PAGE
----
• Aniel: the young son of Thorgal and Kriss of Valnor, conceived while Thorgal lived as the pirate lord Shaigan. He and his mother fall prey to Byzantian slavers, and his vocal cords are cut to forestall crying, leaving him mute. Later, Kriss and Aniel escape the slave pits with Aaricia, Jolan and Louve, who had also been brought there. When Kriss is wounded by her pursuers and prepared to make her last stand, she asks Aaricia to take care of Aniel. Aaricia agrees and takes Aniel in as one of her own children. Aniel is later kidnapped to serve as a host body for Kahlim, grand master of the Red Mages of the oriental city of Bag Dadh (Le Feu écarlate). With the help of Armenos the Mage, both Kahaniel and Kahlim are exorcised from him, but having become hateful of Thorgal, he leaves with his mother.
Xargos (Tanatloc)
VilniaKahaniel de ValnorOlgavaVarth (Ogotai)HayneeGandalf the Mad
ManthorKriss de ValnorThorgal AegirssonAariciaBjorn Gandalfson
Aniel de ValnorJolanLouve

Other characters[edit]

  • Ogotai (also known as Varth): the war-loving, merciless "god" brought by the sea into the land of Qâ (a presumably South American pre-Columbian civilization). He leads his people into countless conquests of the neighboring tribes and orders endless human sacrifices to himself. He has superior intelligence, knowledge of highly advanced technology, and supernatural powers, which he uses to trick people into believing he is a true god. In reality, he is a grief-stricken, crazed man, driven by the vengeance against the planet he believes responsible for the death of his beloved wife and son.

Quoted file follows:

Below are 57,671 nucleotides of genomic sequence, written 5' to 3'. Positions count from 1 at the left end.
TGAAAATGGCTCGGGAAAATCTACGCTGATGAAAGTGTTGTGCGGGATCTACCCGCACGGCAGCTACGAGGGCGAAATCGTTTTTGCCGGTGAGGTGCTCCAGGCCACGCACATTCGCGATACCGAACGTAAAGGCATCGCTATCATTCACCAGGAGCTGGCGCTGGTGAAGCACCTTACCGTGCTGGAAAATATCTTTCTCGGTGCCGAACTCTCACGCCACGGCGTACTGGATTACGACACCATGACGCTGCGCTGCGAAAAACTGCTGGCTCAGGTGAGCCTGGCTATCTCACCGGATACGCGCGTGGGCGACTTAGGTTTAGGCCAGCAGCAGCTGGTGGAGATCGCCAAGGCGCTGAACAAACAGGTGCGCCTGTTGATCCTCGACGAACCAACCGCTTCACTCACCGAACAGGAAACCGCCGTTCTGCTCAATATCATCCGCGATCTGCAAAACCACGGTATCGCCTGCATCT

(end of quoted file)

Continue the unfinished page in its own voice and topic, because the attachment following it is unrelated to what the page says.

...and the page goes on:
• Tanatloc (also known as Xargos): another "god" living in the land of Qâ. He is the nemesis of Ogotai, with whom he shares a secret past. He is kept hidden from his people.
  • Darek and Lehla: brother and sister children of banished Vikings who met Aaricia and her family after they had been banished from their village following Shaigan's raids against their people. They joined Thorgal and his family on their journey, but after a few adventures they decided to stay behind on an island Thorgal and Louve had just liberated from a tyrant (Arachneà). However, Lehla later turns up a slave in the northern lands, where she is liberated by Thorgal and taken along for his search for Aniel (Le bateau-sabre). They later recover Darek from slavery in the jungle kingdom of Zhari (Aniel), and they subsequently join Thorgal's extended family.